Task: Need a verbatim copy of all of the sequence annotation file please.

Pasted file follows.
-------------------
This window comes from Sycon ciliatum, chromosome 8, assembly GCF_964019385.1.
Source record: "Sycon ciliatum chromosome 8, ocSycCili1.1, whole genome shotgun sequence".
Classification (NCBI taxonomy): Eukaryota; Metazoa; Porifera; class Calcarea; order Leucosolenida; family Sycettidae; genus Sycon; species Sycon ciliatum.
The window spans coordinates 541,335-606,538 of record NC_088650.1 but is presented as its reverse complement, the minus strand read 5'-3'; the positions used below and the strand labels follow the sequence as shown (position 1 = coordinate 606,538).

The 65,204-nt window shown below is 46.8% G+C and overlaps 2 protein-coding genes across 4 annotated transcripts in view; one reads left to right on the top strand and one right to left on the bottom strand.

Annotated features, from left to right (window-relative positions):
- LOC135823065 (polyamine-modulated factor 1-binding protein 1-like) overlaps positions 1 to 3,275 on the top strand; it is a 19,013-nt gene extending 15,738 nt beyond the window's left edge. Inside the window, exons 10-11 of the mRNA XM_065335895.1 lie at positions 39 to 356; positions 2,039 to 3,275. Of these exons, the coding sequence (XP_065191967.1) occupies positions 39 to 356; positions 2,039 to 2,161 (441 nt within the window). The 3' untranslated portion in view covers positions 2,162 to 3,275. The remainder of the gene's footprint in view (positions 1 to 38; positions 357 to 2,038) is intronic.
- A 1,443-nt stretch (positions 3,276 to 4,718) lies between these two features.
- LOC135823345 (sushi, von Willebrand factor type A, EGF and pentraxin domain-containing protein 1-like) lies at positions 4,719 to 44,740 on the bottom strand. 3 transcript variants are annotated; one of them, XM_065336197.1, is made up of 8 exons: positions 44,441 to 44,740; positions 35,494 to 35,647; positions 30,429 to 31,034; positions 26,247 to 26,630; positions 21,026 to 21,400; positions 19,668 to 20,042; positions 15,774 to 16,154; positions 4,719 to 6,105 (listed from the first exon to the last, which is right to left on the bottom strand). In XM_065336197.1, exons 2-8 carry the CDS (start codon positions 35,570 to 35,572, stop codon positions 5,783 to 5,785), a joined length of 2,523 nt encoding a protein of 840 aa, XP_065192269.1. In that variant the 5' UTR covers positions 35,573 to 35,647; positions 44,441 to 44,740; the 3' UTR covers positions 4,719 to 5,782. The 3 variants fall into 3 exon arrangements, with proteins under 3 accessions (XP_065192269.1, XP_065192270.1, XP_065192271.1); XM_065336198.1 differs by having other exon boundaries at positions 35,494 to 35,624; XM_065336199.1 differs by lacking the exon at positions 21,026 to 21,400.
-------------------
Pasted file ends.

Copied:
This window comes from Sycon ciliatum, chromosome 8, assembly GCF_964019385.1.
Source record: "Sycon ciliatum chromosome 8, ocSycCili1.1, whole genome shotgun sequence".
Classification (NCBI taxonomy): Eukaryota; Metazoa; Porifera; class Calcarea; order Leucosolenida; family Sycettidae; genus Sycon; species Sycon ciliatum.
The window spans coordinates 541,335-606,538 of record NC_088650.1 but is presented as its reverse complement, the minus strand read 5'-3'; the positions used below and the strand labels follow the sequence as shown (position 1 = coordinate 606,538).

The 65,204-nt window shown below is 46.8% G+C and overlaps 2 protein-coding genes across 4 annotated transcripts in view; one reads left to right on the top strand and one right to left on the bottom strand.

Annotated features, from left to right (window-relative positions):
- LOC135823065 (polyamine-modulated factor 1-binding protein 1-like) overlaps positions 1 to 3,275 on the top strand; it is a 19,013-nt gene extending 15,738 nt beyond the window's left edge. Inside the window, exons 10-11 of the mRNA XM_065335895.1 lie at positions 39 to 356; positions 2,039 to 3,275. Of these exons, the coding sequence (XP_065191967.1) occupies positions 39 to 356; positions 2,039 to 2,161 (441 nt within the window). The 3' untranslated portion in view covers positions 2,162 to 3,275. The remainder of the gene's footprint in view (positions 1 to 38; positions 357 to 2,038) is intronic.
- A 1,443-nt stretch (positions 3,276 to 4,718) lies between these two features.
- LOC135823345 (sushi, von Willebrand factor type A, EGF and pentraxin domain-containing protein 1-like) lies at positions 4,719 to 44,740 on the bottom strand. 3 transcript variants are annotated; one of them, XM_065336197.1, is made up of 8 exons: positions 44,441 to 44,740; positions 35,494 to 35,647; positions 30,429 to 31,034; positions 26,247 to 26,630; positions 21,026 to 21,400; positions 19,668 to 20,042; positions 15,774 to 16,154; positions 4,719 to 6,105 (listed from the first exon to the last, which is right to left on the bottom strand). In XM_065336197.1, exons 2-8 carry the CDS (start codon positions 35,570 to 35,572, stop codon positions 5,783 to 5,785), a joined length of 2,523 nt encoding a protein of 840 aa, XP_065192269.1. In that variant the 5' UTR covers positions 35,573 to 35,647; positions 44,441 to 44,740; the 3' UTR covers positions 4,719 to 5,782. The 3 variants fall into 3 exon arrangements, with proteins under 3 accessions (XP_065192269.1, XP_065192270.1, XP_065192271.1); XM_065336198.1 differs by having other exon boundaries at positions 35,494 to 35,624; XM_065336199.1 differs by lacking the exon at positions 21,026 to 21,400.